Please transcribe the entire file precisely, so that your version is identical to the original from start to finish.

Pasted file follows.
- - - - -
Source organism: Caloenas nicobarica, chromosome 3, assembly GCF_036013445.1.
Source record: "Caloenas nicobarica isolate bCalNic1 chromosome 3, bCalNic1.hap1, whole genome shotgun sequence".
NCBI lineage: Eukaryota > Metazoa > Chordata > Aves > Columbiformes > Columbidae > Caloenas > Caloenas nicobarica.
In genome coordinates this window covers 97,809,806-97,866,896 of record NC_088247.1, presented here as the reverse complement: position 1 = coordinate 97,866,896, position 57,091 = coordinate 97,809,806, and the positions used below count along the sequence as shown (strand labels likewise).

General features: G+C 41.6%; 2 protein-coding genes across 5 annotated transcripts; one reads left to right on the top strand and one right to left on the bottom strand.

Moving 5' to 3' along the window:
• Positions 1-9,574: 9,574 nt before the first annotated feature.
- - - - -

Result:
Source organism: Caloenas nicobarica, chromosome 3, assembly GCF_036013445.1.
Source record: "Caloenas nicobarica isolate bCalNic1 chromosome 3, bCalNic1.hap1, whole genome shotgun sequence".
NCBI lineage: Eukaryota > Metazoa > Chordata > Aves > Columbiformes > Columbidae > Caloenas > Caloenas nicobarica.
In genome coordinates this window covers 97,809,806-97,866,896 of record NC_088247.1, presented here as the reverse complement: position 1 = coordinate 97,866,896, position 57,091 = coordinate 97,809,806, and the positions used below count along the sequence as shown (strand labels likewise).

General features: G+C 41.6%; 2 protein-coding genes across 5 annotated transcripts; one reads left to right on the top strand and one right to left on the bottom strand.

Moving 5' to 3' along the window:
• Positions 1-9,574: 9,574 nt before the first annotated feature.